Trade disputes with other major U.S. buyers also continue to pressure prices. Some uncertainty still remains about the ultimate outcome of North American Free Trade Agreement (NAFTA) negotiations with Mexico and Canada, despite the Aug. 27 announcement that the U.S. had reached a bilateral agreement on trade with Mexico. In June, Mexico, the largest purchaser of U.S. pork, imposed retaliatory tariffs of 20 percent on U.S. pork, while Canada imposed tariffs of 10 percent on U.S. beef. These tariffs come at a time of near-record U.S. stockpiles of pork, beef and poultry.See the USDA’s Cold Storage Report, Aug. 22, 2018.
While large harvests improve the cash flow of agricultural producers in the short term, they can hurt profitability going forward because of the downward effect on prices. In turn, years of sluggish profits have forced more farmers to take out loans to finance their operations.
In the second quarter of 2018, agricultural bankers across the Midwest reported elevated demand for farm loans, as well as a modest increase in problems with loan repayment, amid reduced agricultural profitability.See Federal Reserve Bank of Chicago, Federal Reserve Bank of Kansas City and Federal Reserve Bank of St. Louis.
In late July, the USDA announced it would implement a $12 billion aid package for all farmers and producers who have been impacted by retaliatory tariffs. A portion of the funding will be administered by USDA under the Commodity Credit Corp. (CCC) Charter Act. First signed into law in 1933 in the midst of the drought-racked Great Depression, the act authorizes the USDA to borrow up to $30 billion from the Department of the Treasury without congressional approval to “stabilize, support, and protect farm income and prices.”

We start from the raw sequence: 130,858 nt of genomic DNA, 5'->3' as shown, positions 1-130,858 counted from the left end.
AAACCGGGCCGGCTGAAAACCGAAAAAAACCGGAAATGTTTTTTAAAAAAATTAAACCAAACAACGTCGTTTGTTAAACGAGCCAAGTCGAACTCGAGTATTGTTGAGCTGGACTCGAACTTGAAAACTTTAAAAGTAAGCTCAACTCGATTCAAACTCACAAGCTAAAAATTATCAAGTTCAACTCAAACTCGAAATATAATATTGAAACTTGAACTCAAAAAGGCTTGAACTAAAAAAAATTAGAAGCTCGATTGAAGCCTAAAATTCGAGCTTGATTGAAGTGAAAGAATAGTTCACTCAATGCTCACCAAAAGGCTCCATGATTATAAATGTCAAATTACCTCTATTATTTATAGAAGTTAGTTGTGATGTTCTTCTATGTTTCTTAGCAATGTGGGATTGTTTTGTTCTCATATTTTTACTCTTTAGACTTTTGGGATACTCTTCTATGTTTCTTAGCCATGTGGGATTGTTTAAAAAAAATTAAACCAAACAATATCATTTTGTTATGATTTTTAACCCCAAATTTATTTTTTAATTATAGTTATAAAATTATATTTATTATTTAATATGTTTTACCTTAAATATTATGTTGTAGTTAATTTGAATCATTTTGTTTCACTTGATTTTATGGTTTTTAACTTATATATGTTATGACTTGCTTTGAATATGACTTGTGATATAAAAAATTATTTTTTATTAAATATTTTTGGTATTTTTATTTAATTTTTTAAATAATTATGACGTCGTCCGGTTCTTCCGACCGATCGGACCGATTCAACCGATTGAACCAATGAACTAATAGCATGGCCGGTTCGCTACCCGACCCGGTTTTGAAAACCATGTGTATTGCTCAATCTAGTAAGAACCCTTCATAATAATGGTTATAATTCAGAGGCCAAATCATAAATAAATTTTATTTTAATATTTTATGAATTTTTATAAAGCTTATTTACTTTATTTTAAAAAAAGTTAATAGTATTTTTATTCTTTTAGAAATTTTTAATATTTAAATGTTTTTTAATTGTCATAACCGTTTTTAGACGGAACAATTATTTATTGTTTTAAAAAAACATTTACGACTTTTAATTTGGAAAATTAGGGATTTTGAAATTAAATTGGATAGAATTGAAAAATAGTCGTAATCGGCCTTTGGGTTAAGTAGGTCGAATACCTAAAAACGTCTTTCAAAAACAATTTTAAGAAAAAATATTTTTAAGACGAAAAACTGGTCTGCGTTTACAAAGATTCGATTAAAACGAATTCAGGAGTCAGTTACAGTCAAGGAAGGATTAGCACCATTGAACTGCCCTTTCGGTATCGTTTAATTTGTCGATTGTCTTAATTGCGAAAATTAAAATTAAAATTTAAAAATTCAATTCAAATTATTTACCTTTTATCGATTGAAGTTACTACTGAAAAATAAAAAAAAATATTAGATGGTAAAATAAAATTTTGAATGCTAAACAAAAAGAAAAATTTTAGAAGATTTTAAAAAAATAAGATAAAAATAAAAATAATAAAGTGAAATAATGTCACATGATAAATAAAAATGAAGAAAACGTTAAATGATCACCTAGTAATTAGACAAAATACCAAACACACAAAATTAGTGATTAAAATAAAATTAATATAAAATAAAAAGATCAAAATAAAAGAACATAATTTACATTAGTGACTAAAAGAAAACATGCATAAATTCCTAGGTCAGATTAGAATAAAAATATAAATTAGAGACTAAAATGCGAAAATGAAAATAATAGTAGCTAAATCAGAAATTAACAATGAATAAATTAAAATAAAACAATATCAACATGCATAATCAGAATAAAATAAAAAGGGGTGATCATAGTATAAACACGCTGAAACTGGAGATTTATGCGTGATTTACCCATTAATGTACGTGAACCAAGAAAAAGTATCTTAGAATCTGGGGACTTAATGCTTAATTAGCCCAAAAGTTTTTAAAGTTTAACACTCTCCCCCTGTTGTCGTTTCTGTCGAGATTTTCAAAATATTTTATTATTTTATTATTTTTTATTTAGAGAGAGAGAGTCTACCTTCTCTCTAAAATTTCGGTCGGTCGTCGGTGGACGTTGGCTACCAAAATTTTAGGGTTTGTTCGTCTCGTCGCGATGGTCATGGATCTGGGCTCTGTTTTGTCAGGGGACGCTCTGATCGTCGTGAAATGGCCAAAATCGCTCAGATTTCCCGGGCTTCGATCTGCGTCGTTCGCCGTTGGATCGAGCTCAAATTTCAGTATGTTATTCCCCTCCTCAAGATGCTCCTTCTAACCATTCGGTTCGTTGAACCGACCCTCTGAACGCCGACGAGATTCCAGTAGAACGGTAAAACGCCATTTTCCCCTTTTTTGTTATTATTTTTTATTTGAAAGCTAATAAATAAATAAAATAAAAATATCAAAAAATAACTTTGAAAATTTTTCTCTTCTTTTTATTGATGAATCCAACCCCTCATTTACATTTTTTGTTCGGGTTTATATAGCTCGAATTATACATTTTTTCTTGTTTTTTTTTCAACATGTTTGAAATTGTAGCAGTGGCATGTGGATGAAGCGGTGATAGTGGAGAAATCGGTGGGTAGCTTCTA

On Aug. 27, the USDA revealed the details for the first tranche of the package, which allotted $4.7 billion for direct payments to corn, cotton, dairy, hog, sorghum, soybean and wheat producers. The majority of the aid, $3.6 billion, is allotted for soybean producers. If needed, USDA officials said a second tranche will be made available starting in January. In addition, the USDA will purchase up to $1.2 billion in commodities for nutrition assistance programs and will make $200 million available to help exporters identify and develop foreign markets for U.S. agricultural products.
While it is still too early to gauge the full extent of the potential impact of bumper crops and tariffs on U.S. farmers’ balance sheets, the outlook for 2018 shows a further decline in net farm income to $65.7 billion, according to the USDA’s Farm Income Forecast released on Aug. 30.See the USDA’s August 2018 Farm Income Forecast. However, farmland values appear to have remained relatively steady during all of this volatility. Farmland values can comprise more than 80 percent of the total value of farm assets; so, the debt-to-asset ratio, a common measure of solvency, is an important measure.
As shown in Figure 2, the farm sector appears to remain relatively well insulated from potential solvency impacts because the debt-to-asset ratio remains relatively low by historical standards.
Federal Reserve Bank of St. Louis. Agricultural Finance Monitor, Second Quarter 2018.
U.S. Department of Agriculture. World Agricultural Supply and Demand Estimates, Sept. 12, 2018.